Jack Malotte’s artwork has captured the beauty of the Great Basin region and spoken to the political and environmental issues that plague it.
For 40 years, Jack Malotte’s artwork has captured the beauty of the Great Basin region and spoken to the political and environmental issues that plague it. A tranquil landscape; a stormy night sky; a stoic cigarette-smoking, sunglasses-clad Native American set against a mining backdrop with military jet and eagle overhead; a depiction of a nuclear future that would be strikingly beautiful if it weren’t for the horrific subject matter — the soft-spoken artist’s work speaks loudly.
Forever experimenting with new techniques, Malotte says he doesn’t like “to be boxed in.” He wants to be free to go in any direction he desires rather than be identified as a silk-screener, a painter, or an artist who does line drawing or landscapes.
“I like mixing the modern and the old, night and day — opposite sorts of things,” he says. “I like mixing those things up. And I like creating things that make invisible things visible, like wind. Sometimes I’ll do a spirit. A lot of my drawings are just how I feel at the moment, free-handed, freestyle.”
Early in his career, working closely with Western Shoshone activists and environmental groups, he focused on Indian grazing rights, mining and water rights, nuclear issues, and other politically charged subjects. In more recent years, his activism has mellowed, although the military jet frequently still appears in his art — an indication of the U.S. military’s presence not only on hundreds of thousands of acres of Nevada’s lands but also in its airspace. And Malotte likes to promote — or provoke — dialogue with a variety of humorous logos such as Indian Uprising Designs, Colonized Mind Designs, Pesky Redskins Designs, and Wretched Savages Designs. “I put in little political jabs by putting in little logos,” he says.
Born in 1953 in Schurz, Nevada, and raised on the Reno-Sparks Indian Reservation, Malotte is Western Shoshone and Washoe. He studied at the California School of Arts and Crafts (now California College of the Arts) but returned to Nevada, where he now lives and works in the tiny town of Duckwater (population: 192) in the heart of the Great Basin at the edge of the Duckwater Indian Reservation. “When I moved out here, people thought I died,” Malotte says, laughing. That was 20 years ago. In the years since, he has accumulated lots of artwork and books, which fill his trailer studio. “Nobody comes out here to look at artwork,” he says. “That’s why I have so much. I just put it away. I don’t know what’s good and what’s bad. I just do it, hoping it’s OK.”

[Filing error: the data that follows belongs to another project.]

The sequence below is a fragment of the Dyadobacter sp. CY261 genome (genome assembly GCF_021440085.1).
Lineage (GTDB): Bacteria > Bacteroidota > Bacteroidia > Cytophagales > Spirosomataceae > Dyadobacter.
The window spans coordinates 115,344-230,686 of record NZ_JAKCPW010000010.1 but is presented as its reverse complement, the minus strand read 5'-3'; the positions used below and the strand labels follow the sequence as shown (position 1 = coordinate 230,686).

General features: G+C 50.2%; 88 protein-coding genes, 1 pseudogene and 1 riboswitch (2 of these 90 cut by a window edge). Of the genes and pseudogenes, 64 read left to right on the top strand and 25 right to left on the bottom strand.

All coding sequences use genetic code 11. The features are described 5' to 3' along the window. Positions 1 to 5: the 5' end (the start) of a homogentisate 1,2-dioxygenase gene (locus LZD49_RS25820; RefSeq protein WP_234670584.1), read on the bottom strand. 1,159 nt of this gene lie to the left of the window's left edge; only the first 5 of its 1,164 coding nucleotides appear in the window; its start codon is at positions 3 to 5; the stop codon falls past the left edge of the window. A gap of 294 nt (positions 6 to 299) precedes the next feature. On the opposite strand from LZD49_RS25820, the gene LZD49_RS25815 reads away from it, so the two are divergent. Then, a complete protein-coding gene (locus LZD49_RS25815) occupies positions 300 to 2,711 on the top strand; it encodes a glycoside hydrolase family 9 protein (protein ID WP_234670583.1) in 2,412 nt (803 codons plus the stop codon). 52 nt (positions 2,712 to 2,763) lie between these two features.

The Nevada Museum of Art has no such doubts and has mounted the retrospective The Art of Jack Malotte. “It’s rare to find an artist with the foresight to hold onto materials from all different times of his life,” says Ann Wolfe, the museum’s curator. “It can be a bit overwhelming for an artist, when a curator comes and wants to look through every single piece and pieces that he thought might just be scraps or things that don’t hold as much value to him.”
In addition to the roughly 200 pieces showcased in the exhibition, an exterior wall of the museum features a mural by Malotte and several colleagues. At one end, lightning represents the power of nature; the middle section features a landscape reminiscent of Duckwater; on the far left, eagle feathers, symbolizing spirituality, appear to be falling down. “A moon brings the whole thing together and reminds us that we’re just little things out here floating in space,” Malotte says. “I feel humble. I like the thought that we’re just way out here in the middle of blackness floating around, fighting about every little thing.”
The Art of Jack Malotte is on view at the Nevada Museum of Art in Reno, Nevada, through October 20. A companion book is available. nevadaart.org, facebook.com/jack.malotte
Photography: (featured): Untitled [figure in profile], 1995, private collection; Untitled [blue lake with yellow clouds panorama], 1985, private collection; The Cowboy Guy, 1981, courtesy of the artist. All images courtesy Nevada Museum Of Art.
From the October 2019 issue.